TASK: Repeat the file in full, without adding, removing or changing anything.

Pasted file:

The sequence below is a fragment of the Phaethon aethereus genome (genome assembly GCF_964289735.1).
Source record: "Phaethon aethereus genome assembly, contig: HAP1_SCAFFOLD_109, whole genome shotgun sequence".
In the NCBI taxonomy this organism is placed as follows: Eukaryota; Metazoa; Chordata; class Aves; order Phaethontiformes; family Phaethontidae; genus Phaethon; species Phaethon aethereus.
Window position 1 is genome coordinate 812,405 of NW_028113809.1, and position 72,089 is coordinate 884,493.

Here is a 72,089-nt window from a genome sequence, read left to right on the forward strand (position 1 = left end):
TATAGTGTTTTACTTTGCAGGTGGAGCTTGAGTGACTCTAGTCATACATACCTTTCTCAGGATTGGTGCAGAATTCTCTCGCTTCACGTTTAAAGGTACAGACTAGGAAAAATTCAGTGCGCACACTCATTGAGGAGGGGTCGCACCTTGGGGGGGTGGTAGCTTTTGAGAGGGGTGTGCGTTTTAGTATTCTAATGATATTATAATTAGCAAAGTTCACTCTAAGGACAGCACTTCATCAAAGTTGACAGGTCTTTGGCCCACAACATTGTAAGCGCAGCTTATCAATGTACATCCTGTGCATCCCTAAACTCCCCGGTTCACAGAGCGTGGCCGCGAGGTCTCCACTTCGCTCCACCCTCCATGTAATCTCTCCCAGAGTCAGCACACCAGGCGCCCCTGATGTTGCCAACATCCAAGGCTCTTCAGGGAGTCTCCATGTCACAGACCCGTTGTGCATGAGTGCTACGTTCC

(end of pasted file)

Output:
The sequence below is a fragment of the Phaethon aethereus genome (genome assembly GCF_964289735.1).
Source record: "Phaethon aethereus genome assembly, contig: HAP1_SCAFFOLD_109, whole genome shotgun sequence".
In the NCBI taxonomy this organism is placed as follows: Eukaryota; Metazoa; Chordata; class Aves; order Phaethontiformes; family Phaethontidae; genus Phaethon; species Phaethon aethereus.
Window position 1 is genome coordinate 812,405 of NW_028113809.1, and position 72,089 is coordinate 884,493.

Here is a 72,089-nt window from a genome sequence, read left to right on the forward strand (position 1 = left end):
TATAGTGTTTTACTTTGCAGGTGGAGCTTGAGTGACTCTAGTCATACATACCTTTCTCAGGATTGGTGCAGAATTCTCTCGCTTCACGTTTAAAGGTACAGACTAGGAAAAATTCAGTGCGCACACTCATTGAGGAGGGGTCGCACCTTGGGGGGGTGGTAGCTTTTGAGAGGGGTGTGCGTTTTAGTATTCTAATGATATTATAATTAGCAAAGTTCACTCTAAGGACAGCACTTCATCAAAGTTGACAGGTCTTTGGCCCACAACATTGTAAGCGCAGCTTATCAATGTACATCCTGTGCATCCCTAAACTCCCCGGTTCACAGAGCGTGGCCGCGAGGTCTCCACTTCGCTCCACCCTCCATGTAATCTCTCCCAGAGTCAGCACACCAGGCGCCCCTGATGTTGCCAACATCCAAGGCTCTTCAGGGAGTCTCCATGTCACAGACCCGTTGTGCATGAGTGCTACGTTCC